Diffusion is a random-walk: items move from a place of high concentration to sites where they are less common. A good rule of thumb to remember in all diffusion situations is "square-root-of-N": on the average, after N steps a thing is the square root of N away from where it started. Another good rule of thumb is "equal energy": objects in equilibrium come to a single temperature and have the same average energy as each other.

Molecules provide a classic example. Place a drop of ink into still water, or open a bottle of perfume at one end of a room, and in a short time the material spreads throughout the entire available space. The rate of spreading is ruled by the square-root-of-N law, with each particle taking steps of length equal to the mean free path between collisions. The speed of motion is ruled by the equal energy law, so (since kinetic energy goes like velocity squared) heavier molecules diffuse more slowly (proportional to the square root of molecular weight). Eventually the concentration approaches a constant everywhere --- unless there are penalties (energy costs) in some zones which cause density gradients to persist.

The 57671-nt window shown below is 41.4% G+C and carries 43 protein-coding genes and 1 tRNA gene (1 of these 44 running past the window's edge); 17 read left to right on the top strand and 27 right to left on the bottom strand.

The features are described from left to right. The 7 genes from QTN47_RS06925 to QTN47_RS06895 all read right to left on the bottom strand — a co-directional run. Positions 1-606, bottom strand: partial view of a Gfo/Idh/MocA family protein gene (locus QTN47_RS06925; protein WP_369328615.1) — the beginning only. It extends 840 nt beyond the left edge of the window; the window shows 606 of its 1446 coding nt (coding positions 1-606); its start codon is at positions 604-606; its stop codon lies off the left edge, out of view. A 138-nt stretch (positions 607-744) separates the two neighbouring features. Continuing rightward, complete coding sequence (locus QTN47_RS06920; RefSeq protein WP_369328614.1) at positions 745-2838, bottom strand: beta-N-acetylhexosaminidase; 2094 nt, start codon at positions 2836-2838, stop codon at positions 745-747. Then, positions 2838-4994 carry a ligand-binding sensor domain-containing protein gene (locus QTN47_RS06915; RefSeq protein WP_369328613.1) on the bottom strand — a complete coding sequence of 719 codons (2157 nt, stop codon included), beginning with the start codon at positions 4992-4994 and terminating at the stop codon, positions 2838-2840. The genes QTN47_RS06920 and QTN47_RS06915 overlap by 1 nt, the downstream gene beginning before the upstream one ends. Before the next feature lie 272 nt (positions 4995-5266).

People "diffuse" too, through an organization, within a region, and among nations. Individuals move away from unfavorable surroundings --- crazy bosses, towns where the culture is too boring, countries that lack career opportunities, etc. --- and move toward better circumstances. Some go faster than others; some travel more direct routes, while others take a series of slow (perhaps even multigenerational) steps.

Ideas also "diffuse". Tiny ideas (e.g., catchy tunes, or brand name logos) can leap great distances almost instantly. Big ideas (concepts that require thought or experience to grasp, such as liberty and justice) take longer, but spread just as inexorably.

Wednesday, January 19, 2000 at 08:23:08 (EST) = Datetag20000119

TopicScience - TopicSociety

(correlates: PrimeDirective, SmallIdeas, GibbonChapter48, ...)